Release Date: September 20, 2011
BUFFALO, N.Y. -- Buffalo Bills offensive lineman Demetrius Bell was looking forward to the team's first game of the 2009 regular season, having spent his entire rookie season the year before on the inactive roster.
Bell had earned the left tackle spot for the opener against the New England Patriots, his first NFL career start. The Bills lost 25-24, but No. 77 went on to start in five more games that fall.
It was during his sixth game -- the Bills' 41-17 loss to the Tennessee Titans in November -- that Bell suffered a knee injury that took him out of the game and off the playing field for nearly a year.
Unable to improve with treatment over the next month, Bell underwent cartilage transplant surgery on his right knee, performed by John Marzo, MD, the Bills' medical director who joined the team as an orthopedic surgeon in 1991. At 6'5" and over 300 pounds, the 26-year-old Northwestern State graduate faced a long rehabilitation period that lasted through the spring and summer of 2010, up until the start of the preseason, when, he recalled, "I just barely made it back to camp."
His work paid off: Bell returned to the Bills lineup during the second preseason game, and then started all 16 games during the regular season.
Bell credits Marzo -- a University of Buffalo associate professor of orthopaedics -- with saving his career as a professional football player.
"I feel great, I have recovered well and every day, I thank him," said Bell, the starting left tackle for the Bills heading into the regular season.
Bell said he and other Bills players hold Marzo, his fellow team doctors and the team's athletic trainers in the highest regard.
"They are some of the best in the business," Bell said. "They do a tremendous job diagnosing the players who have been injured. They are always helping us out, visiting the training facility regularly."
Two other members of the Buffalo Bills organization join Bell in his admiration for Marzo and his leadership of sports medicine physicians for the Bills and at UB: owner Ralph Wilson Jr. and his wife, Mary Wilson.
Through the Ralph C. Wilson Foundation, the Wilsons have given $1 million to honor the Bills team physicians in the UB Department of Orthopaedics and Sports Medicine, where they teach and train five orthopaedic residents and two sports medicine fellows per year.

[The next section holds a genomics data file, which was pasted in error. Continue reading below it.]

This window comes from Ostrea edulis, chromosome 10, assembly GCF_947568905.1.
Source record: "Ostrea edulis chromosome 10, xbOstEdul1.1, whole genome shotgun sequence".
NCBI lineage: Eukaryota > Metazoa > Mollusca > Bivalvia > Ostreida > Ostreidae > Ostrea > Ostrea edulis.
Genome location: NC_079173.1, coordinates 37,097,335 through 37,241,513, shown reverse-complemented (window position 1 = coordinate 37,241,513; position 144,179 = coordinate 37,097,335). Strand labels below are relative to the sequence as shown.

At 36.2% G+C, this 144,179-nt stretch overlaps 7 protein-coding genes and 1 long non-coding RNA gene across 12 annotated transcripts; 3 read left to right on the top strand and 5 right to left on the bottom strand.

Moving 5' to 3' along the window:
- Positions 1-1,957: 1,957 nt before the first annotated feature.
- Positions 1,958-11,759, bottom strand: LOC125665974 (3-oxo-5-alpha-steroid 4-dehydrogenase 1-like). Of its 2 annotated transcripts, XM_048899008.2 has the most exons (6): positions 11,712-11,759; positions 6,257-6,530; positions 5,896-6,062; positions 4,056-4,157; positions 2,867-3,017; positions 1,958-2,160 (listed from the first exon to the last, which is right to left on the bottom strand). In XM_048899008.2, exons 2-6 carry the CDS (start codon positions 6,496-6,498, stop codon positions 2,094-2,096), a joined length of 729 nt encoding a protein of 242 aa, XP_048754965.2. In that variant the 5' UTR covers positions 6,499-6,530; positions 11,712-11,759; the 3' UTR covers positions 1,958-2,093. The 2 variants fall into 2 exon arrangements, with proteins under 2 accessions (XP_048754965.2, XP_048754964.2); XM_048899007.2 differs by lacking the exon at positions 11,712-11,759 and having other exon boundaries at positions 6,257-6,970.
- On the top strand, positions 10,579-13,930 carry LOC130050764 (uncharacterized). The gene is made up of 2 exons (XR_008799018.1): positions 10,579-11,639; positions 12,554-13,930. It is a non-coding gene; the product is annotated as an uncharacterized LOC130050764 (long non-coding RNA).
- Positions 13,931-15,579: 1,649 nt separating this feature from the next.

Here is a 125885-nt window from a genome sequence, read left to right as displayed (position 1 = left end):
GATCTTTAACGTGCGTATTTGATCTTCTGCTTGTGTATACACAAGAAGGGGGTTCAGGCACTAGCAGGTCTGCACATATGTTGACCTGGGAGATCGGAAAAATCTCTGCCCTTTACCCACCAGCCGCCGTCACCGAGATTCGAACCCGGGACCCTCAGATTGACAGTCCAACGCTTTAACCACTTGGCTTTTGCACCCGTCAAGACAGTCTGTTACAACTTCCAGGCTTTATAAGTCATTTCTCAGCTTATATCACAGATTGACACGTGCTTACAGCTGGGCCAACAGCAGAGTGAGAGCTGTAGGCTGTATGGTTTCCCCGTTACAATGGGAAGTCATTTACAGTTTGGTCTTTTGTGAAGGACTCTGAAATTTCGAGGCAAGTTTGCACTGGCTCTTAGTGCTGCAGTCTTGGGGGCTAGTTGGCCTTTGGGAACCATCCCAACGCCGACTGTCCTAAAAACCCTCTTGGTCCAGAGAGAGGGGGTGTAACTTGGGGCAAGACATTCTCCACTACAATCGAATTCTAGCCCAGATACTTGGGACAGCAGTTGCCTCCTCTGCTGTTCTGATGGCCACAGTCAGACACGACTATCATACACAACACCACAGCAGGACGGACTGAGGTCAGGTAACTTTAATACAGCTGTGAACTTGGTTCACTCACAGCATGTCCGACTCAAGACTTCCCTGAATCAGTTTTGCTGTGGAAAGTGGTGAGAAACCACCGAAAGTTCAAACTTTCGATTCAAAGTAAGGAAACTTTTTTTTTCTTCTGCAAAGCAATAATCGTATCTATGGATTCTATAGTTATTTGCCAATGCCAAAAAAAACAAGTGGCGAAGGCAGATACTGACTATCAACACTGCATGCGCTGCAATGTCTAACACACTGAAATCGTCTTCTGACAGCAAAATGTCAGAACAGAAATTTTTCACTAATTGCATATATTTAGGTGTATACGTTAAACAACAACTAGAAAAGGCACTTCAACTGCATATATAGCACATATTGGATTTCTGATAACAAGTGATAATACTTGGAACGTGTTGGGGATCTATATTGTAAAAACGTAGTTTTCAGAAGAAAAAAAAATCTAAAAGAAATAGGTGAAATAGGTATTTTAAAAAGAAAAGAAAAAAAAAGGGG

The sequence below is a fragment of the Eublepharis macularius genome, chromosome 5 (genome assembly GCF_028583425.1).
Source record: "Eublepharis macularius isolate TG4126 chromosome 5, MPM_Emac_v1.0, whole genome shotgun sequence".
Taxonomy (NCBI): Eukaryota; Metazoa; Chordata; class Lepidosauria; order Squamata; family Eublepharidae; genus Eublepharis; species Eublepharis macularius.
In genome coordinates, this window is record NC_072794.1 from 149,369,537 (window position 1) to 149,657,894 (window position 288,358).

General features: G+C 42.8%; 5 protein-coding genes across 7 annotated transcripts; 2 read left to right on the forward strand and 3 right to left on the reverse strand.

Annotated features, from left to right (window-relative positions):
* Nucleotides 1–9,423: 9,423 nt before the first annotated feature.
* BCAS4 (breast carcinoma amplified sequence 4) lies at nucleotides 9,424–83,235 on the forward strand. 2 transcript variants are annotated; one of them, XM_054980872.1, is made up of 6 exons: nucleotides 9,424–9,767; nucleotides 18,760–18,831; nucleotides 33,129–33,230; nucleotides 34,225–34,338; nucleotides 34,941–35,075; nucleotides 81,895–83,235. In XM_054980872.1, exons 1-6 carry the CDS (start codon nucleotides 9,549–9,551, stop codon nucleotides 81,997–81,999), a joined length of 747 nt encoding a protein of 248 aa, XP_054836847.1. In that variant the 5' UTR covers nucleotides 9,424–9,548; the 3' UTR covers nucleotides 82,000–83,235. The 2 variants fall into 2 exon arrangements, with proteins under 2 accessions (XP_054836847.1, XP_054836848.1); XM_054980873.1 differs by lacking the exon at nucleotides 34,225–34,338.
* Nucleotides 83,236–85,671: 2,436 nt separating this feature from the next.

(To see video of the news conference announcing the Wilsons' gift, go to http://www.youtube.com/watch?v=CB6EnG34EYU.)
Marzo said he and the other 24 members of the department are "extremely grateful" to the Wilsons for the gift, which will enable them to fund several priorities, including
-- buying an arthroscopy simulator and other equipment for the arthroscopy lab;
-- hiring a sports medicine clinical research coordinator to oversee major research studies;
-- supporting the Buffalo Bills Sports Medicine Symposium, which brings visiting professors to the university twice per academic year for lectures and workshops.
"This generous gift from Mr. and Mrs. Wilson means the difference between a good program and an exceptional one for our sports medicine residents and fellows here at UB," Marzo said. "I speak for the other team physicians and the entire orthopaedics and sports medicine department when I say that this donation is invaluable to our efforts."
The Wilsons gift means that Marzo and his Buffalo Bills and UB faculty colleagues can continue a prospective clinical study of the utility of chondroplasty in the knee, as well as carry out future studies in the areas of concussion and biomechanics.
For athletes like Demetrius Bell, who has resumed his role as the starting left tackle, that is good news.
"These UB doctors are so important to all athletes, on a daily basis," Bell said. "Thanks to Dr. Marzo, I am recovered again and feeling strong. The sky's the limit."
The University at Buffalo is a premier research-intensive public university, a flagship institution in the State University of New York system and its largest and most comprehensive campus. UB's more than 28,000 students pursue their academic interests through more than 300 undergraduate, graduate and professional degree programs. Founded in 1846, the University at Buffalo is a member of the Association of American Universities.
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